Film Review by Kam Williams
Headline: Fanciful Bio-Pic Revisits Rise of Legendary Record Company
When Lejzor and Fiszel Czyz arrived in the U.S. from Poland in 1928, their parents changed the family surname to “Chess” and started calling their little boys “Leonard” and “Phil.” By the late Forties, the ambitious siblings had already achieved the American Dream, having established themselves in the liquor business while opening up a number of bars in the black community on the South Side of Chicago.
The bulk of the performers booked in their nightclubs were musicians from Mississippi who played the Delta blues. Recognizing the commercial potential of the exploiting the popular genre, the enterprising brothers founded a record company with such promising artists as Muddy Waters, Howlin’ Wolf, Little Walter, Bo Diddley, Sonny Boy Williamson and John Lee Hooker.
Thus, was born Chess Records, an industry giant which would make a mark on the music business for the next quarter of a century. Over that time span, the company would also venture into R&B and jazz, jumpstarting the careers of everyone from Chuck Berry to Etta James to James Moody to Lou Donaldson to Yusef Lateef to Aretha Franklin.
Obviously, distilling the rise and fall of Chess into an entertaining, two-hour melodrama meant that the movie would merely tend to focus on the more sensationalize aspects of its past. Consequently, many of the company’s less colorful and less controversial characters, including some cultural icons, ended up either minimized or ignored entirely, in favor of the development of more salacious storylines.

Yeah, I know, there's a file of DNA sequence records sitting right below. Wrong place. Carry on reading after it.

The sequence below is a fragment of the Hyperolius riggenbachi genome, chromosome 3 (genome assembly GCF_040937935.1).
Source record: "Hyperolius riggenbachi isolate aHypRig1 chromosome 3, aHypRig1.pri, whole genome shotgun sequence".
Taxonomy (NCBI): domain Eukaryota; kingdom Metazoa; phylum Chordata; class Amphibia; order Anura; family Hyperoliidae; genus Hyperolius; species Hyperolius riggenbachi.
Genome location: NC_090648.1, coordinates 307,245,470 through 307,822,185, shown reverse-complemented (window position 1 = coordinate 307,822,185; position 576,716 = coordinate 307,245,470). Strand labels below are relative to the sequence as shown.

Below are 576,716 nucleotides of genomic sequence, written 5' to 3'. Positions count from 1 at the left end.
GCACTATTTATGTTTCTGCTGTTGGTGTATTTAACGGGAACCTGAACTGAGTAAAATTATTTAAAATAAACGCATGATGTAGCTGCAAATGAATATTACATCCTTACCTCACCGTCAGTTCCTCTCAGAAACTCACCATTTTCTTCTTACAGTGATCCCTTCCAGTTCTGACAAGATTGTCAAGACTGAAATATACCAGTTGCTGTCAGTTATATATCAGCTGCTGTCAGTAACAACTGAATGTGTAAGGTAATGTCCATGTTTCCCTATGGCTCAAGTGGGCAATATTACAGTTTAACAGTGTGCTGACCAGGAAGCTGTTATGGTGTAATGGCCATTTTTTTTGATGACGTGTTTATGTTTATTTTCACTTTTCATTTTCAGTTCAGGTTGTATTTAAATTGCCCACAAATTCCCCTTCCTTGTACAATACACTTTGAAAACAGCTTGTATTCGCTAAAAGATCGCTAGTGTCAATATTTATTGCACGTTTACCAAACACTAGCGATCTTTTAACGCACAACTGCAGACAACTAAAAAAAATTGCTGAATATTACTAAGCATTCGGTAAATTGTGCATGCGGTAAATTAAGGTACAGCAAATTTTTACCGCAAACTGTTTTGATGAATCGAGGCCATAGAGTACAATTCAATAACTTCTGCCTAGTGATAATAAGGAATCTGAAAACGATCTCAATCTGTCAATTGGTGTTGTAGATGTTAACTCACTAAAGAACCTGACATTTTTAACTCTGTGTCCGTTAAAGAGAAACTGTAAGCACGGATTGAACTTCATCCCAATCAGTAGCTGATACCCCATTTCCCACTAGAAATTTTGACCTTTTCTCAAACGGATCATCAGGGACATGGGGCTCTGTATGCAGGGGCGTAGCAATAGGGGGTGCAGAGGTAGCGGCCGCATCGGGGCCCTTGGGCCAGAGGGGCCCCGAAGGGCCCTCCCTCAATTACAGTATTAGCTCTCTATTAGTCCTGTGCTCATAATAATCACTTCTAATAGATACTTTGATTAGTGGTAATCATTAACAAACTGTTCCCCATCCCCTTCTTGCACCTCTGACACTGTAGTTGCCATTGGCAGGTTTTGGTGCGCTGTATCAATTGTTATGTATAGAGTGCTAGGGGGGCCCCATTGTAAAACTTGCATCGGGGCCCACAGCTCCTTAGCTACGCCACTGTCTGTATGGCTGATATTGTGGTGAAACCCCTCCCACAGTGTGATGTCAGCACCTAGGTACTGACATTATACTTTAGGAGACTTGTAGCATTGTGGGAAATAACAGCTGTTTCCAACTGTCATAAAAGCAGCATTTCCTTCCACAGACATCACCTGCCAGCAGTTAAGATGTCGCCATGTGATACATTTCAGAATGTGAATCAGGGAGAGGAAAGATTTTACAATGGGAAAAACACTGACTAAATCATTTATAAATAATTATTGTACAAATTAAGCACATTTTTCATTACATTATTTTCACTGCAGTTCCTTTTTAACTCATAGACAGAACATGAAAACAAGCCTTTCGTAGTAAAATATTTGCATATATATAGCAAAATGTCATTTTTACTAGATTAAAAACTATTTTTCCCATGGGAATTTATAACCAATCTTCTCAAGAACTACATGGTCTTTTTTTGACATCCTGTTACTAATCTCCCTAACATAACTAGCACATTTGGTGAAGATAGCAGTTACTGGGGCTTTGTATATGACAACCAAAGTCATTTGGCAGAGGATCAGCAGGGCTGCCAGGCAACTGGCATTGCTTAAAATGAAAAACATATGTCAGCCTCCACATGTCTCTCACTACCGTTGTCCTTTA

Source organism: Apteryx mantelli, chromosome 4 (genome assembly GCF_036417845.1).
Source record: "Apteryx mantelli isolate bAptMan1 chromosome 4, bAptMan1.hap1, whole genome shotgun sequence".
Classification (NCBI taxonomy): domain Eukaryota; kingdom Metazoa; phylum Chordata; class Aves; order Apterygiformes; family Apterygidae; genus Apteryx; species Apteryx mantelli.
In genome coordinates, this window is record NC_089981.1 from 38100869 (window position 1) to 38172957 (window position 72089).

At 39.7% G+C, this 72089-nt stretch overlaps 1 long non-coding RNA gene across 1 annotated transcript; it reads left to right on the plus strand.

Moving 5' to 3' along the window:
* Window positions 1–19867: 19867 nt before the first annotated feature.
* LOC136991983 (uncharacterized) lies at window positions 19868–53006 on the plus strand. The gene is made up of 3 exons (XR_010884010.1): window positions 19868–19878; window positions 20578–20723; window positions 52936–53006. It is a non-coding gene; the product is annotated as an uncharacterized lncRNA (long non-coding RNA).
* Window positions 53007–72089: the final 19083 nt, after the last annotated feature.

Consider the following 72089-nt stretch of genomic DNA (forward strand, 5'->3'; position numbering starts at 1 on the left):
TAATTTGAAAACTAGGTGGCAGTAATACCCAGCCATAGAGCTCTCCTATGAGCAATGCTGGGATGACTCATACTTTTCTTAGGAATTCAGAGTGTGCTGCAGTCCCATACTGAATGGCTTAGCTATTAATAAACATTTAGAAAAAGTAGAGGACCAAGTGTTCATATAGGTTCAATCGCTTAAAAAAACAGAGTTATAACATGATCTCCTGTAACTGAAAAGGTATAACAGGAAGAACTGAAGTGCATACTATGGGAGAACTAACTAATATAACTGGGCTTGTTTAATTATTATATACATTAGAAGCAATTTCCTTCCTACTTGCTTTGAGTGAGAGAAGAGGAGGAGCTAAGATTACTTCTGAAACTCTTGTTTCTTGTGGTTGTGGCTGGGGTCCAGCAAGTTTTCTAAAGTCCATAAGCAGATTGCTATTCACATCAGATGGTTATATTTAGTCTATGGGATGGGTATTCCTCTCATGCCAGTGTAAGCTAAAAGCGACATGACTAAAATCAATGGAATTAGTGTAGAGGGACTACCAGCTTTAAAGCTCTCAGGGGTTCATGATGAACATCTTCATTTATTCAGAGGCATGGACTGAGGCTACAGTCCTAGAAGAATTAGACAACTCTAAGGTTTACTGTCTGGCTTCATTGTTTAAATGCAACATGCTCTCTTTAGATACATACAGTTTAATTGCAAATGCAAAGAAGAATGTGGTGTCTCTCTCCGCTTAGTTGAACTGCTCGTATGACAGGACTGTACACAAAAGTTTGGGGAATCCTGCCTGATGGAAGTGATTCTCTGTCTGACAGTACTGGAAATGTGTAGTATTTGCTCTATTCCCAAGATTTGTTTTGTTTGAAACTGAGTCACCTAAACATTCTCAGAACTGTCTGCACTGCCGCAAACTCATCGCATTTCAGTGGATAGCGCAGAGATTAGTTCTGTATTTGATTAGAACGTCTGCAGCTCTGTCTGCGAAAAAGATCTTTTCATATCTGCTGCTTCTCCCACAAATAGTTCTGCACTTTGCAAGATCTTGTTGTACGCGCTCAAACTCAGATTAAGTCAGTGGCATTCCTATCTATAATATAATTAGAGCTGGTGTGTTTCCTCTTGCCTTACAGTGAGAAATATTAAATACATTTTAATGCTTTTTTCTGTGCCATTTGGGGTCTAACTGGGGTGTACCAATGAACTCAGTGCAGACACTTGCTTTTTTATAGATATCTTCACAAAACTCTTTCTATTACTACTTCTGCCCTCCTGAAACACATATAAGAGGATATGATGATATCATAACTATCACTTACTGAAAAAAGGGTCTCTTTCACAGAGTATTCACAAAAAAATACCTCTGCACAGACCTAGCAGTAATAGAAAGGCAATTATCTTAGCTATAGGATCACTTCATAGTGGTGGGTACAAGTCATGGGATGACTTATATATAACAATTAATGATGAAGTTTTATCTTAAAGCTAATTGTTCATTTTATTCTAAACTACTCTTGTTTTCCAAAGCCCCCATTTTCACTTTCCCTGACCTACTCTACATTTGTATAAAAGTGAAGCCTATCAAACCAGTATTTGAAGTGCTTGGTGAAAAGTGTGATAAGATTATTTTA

Written and directed by Darnell Martin, Cadillac Records presents Leonard (Adrien Brody) as the driving force behind Chess, while marginalizing Phil (Shiloh Fernandez) as little more than a historical footnote. This Hollywood version of Leonard is a flamboyant creep who roamed around the South on the Chitlin’ Circuit in a Cadillac convertible in search of gullible black talent so eager to be famous that they were willing to enter into bad contracts.
Apparently, he gave each sucker a key to a flashy Caddy as a signing bonus, but would then subsequently cheat them of earned royalty payments when their songs became hits. Speaking of cheating, Len was unfaithful to his wife (Emmanuelle Chriqui), especially with his heroin-addicted protégé, Etta James (Beyonce’).
Besides that tawdry love triangle, other compelling subplots revolve around hot-headed Little Walter (Columbus Short) who has run-ins with an impersonator, with the police, and with his band mate Muddy Waters’ (Jeffrey Wright) over a woman (Gabrielle Union), before finally meeting his match in a bar fight. Then, there’s Chuck Berry (Mos Def) who, at the height of his fame, draws a stiff prison sentence for sleeping with a minor.
More memorable than these kinky goings-on are the classic tunes not lip-synched but actually sung by the gifted cast. Highlights include Beyonce’s rendition of “At Last,” “Maybelline” by Mos Def, “Hoochie Coochie Man” by Jeffrey Wright, “My Babe” by Columbus Short and “Smokestack Lightnin’” by Eamonn Walker as Howlin’ Wolf. Overall, Cadillac Records provides a nostalgic enough trip down memory lane to overlook the poetic license taken with the facts, if not the glaring omission of Aretha who recorded her very first album with Chess in 1956.
How about a little R-E-S-P-E-C-T?
Excellent (3.5 stars)
Rated R for sexuality, ethnic slurs and pervasive profanity
Running time: 109 minutes
Studio: TriStar Pictures
To see a trailer of Cadillac Records, visit: http://www.youtube.com/watch?v=7QJyAXfG8NM